> > one, but last time i got an estimate on one it was over $100. I
            > > bought my 1802s from one of the places on the internet (cannot
            > > remember which one offhand) that has connections all over the world
            > > and are great for finding hard to find parts, trouble is, there is
            > > usually a minimum order. the last time i bought 1802s i had to buy a
            > > minimum of 30 and they were more than $30 each!!! :(
            > > As a work-a-like there is the 1805 and 1806, but they are also very
            > > difficult to find. they are instruction set compatabile (excpt IDL
            > > works a little different, an i believe they do not have the LOAD mode)
            > > and mostly pin compatable...they were not as common as 1802s so they
            > > actually may be harder to find.
            > >
            > >
            > > --- In cosmacelf@yahoogroups.com, "thinkinginbinary"
            > > <yahoo.20.thinkinginbinary@s...> wrote:
            > > > Where did you get yours? And by expensive do you mean "hard-to-find"
            > > > expensive or "antique" expensive?
            > > >
            > > > And does anyone make a clone of the 1802? It doesn't have to be the
            > > > real RCA 1802, as long as it uses the same instruction set 'n stuff.
            > > >
            > > > --- In cosmacelf@yahoogroups.com, rileym65 <no_reply@y...> wrote:
            > > > > 1802 cpus are kinda hard to find these days and when you can
            > find them
            > > > > they tend to be expensive. the last time i found some, i had to
            > buy a
            > > > > minimum of 30! if you are interested, i currently sell a kit called
            > > > > the Micro/Elf. You can find information about it at my website:
            > > > >
            > > > > http://www.lv-riley.com/~riley/elf/
            > <http://www.lv-riley.com/%7Eriley/elf/>
            > > > >
            > > > > --- In cosmacelf@yahoogroups.com, "thinkinginbinary"
            > > > > <yahoo.20.thinkinginbinary@s...> wrote:
            > > > > > After tinkering with emulators for a while, I'd like to actually
            > > build
            > > > > > an ELF. (Not a similar-as-possible clone--I'd like to upgrade
            > parts
            > > > > > when it's easy rather than looking around for older stuff...)
            > Where
            > > > > > can I buy 1802 CPU's and the other parts? If DigiKey have such a
            > > > > > thing, I couldn't find it. Any pointers to places to get this
            > stuff
            > > > > > would be great.
            >
          • thinkinginbinary
            So what do you put for Company , Title , Application and such when you re a high school student building a replica of an old computer? ;-) ... expect ...
            Message 5 of 15 , Jul 15 6:13 AM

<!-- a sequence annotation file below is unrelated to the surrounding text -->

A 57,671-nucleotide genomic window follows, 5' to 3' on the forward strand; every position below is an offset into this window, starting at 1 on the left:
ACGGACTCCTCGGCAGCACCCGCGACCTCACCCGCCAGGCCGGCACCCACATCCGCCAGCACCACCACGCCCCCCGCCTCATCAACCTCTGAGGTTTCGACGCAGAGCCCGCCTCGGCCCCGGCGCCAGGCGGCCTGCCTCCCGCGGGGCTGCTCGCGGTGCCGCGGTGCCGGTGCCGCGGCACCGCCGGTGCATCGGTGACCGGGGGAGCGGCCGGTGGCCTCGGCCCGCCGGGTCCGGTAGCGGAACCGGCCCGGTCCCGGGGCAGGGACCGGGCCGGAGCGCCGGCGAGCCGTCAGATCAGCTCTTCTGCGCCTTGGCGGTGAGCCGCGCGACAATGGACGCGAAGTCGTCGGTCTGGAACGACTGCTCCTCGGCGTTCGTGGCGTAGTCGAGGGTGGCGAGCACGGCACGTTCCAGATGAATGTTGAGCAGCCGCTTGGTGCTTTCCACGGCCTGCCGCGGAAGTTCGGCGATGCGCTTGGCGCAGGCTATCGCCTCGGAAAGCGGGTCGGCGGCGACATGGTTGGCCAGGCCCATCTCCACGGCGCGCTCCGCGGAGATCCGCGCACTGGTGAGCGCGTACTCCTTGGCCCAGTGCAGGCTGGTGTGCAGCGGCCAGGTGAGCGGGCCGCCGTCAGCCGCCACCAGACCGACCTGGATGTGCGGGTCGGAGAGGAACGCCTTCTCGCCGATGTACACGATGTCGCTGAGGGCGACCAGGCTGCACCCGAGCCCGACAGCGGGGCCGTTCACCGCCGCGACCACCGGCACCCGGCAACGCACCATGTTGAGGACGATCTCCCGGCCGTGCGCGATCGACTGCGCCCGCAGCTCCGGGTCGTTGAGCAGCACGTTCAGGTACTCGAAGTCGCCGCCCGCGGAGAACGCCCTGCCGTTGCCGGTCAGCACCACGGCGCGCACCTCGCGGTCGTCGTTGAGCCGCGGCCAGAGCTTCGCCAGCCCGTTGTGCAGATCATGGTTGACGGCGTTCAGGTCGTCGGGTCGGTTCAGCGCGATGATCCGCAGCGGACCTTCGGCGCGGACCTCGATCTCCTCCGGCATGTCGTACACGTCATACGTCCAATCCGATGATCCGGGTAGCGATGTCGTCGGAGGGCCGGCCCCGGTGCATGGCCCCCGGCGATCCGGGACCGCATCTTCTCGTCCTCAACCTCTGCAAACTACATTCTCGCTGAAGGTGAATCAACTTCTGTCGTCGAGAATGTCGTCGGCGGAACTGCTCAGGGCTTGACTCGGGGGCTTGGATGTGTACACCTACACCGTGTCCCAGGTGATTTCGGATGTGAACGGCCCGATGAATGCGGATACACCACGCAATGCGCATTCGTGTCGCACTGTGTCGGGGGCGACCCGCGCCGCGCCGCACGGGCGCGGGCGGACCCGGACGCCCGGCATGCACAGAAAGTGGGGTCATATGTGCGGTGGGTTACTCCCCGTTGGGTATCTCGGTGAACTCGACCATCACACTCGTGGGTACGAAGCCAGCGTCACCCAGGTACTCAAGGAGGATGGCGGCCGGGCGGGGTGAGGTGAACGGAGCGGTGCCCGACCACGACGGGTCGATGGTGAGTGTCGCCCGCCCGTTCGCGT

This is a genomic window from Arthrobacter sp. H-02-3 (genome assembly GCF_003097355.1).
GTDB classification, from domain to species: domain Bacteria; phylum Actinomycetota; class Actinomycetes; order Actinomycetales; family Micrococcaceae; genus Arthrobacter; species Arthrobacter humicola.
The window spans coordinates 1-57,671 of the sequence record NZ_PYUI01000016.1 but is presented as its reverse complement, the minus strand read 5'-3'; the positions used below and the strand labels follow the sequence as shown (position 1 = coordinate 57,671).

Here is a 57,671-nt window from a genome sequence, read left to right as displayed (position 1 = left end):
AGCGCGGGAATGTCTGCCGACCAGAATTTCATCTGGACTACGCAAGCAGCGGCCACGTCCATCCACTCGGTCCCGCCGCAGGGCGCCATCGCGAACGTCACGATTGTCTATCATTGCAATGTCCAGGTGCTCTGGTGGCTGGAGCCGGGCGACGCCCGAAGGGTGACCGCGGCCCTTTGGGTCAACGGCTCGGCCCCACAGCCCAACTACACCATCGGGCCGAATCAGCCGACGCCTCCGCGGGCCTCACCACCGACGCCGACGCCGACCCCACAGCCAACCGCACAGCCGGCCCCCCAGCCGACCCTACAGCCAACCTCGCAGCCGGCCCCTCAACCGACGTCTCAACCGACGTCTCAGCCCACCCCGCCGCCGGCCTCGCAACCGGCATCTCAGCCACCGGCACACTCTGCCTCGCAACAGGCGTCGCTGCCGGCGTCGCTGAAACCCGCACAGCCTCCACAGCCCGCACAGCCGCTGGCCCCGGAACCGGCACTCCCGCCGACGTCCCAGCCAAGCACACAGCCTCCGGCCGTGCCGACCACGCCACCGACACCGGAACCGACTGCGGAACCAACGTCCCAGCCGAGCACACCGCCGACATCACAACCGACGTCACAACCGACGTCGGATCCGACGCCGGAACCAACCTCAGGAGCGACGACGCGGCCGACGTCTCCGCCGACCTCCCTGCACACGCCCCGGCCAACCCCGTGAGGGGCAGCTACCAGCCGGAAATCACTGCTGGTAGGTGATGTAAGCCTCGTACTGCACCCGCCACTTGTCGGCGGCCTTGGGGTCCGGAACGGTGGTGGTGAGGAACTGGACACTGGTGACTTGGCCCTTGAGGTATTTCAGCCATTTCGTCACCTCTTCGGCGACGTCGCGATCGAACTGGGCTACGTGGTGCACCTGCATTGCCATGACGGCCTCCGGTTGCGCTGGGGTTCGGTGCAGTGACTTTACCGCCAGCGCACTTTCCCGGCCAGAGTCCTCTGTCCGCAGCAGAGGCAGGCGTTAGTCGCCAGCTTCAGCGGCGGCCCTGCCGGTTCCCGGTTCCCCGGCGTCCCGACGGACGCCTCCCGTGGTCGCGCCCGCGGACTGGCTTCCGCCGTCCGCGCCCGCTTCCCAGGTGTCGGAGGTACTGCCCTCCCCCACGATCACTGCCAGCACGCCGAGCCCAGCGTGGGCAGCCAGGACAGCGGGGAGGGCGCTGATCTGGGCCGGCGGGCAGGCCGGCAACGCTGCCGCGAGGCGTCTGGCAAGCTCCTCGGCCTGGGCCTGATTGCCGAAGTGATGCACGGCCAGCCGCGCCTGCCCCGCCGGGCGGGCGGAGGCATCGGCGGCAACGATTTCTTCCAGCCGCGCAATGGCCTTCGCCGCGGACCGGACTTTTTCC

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              So what do you put for "Company", "Title", "Application" and such when
              you're a high school student building a replica of an old computer? ;-)

              --- In cosmacelf@yahoogroups.com, "J.C. Wren" <jcwren@j...> wrote:
              > Frankly, who cares if they get annoyed or not? All they can do is
              > say 'yes', and send one (maybe more) samples, or say 'no', and send you
              > nothing. It's not your job to appease them, and who knows, maybe one
              > day you'll actually have a reason to order 1000 from them.
              >
              > I usually try to avoid wasting applications engineers time. If I
              > order samples for personal parts, unless it's a FAE I know pretty well
              > already (like the guy at Lattic, or Microchip), I'm not going to bother
              > him with any questions. But when I spec a part for work, I fully
              expect
              > complete and total support. If the part isn't working as specified,
              > either because of a design defect, poor documentation, or whatever,
              it's
              > their job to help make it work. Especially when you place an order for
              > 10,000 or 25,000 parts.
              >
              > There are several people on another mailing list I participate in
              > that absolutely abuse the sample system. Microchip, Motorola and
              > Dallas/Maxim get more bogus parts requests from these people than you
              > can imagine. However, considering the actual cost of the part, the
              > volume they ship parts in, the number of valid sample requests, and the
              > cost of determining if they're "real" or not, it's cheaper just to send
              > the samples, and take the loss.
              >
              > By that token, if you are going to order samples, and they have a
              > limit of say, 5 part numbers and 3 pieces each (re Microchip), make the
              > order count. Max it out. Where it's costing them the most money is
              > probably in the shipping and handling. Figure out 5 different parts
              you
              > want, and get three of each.
              >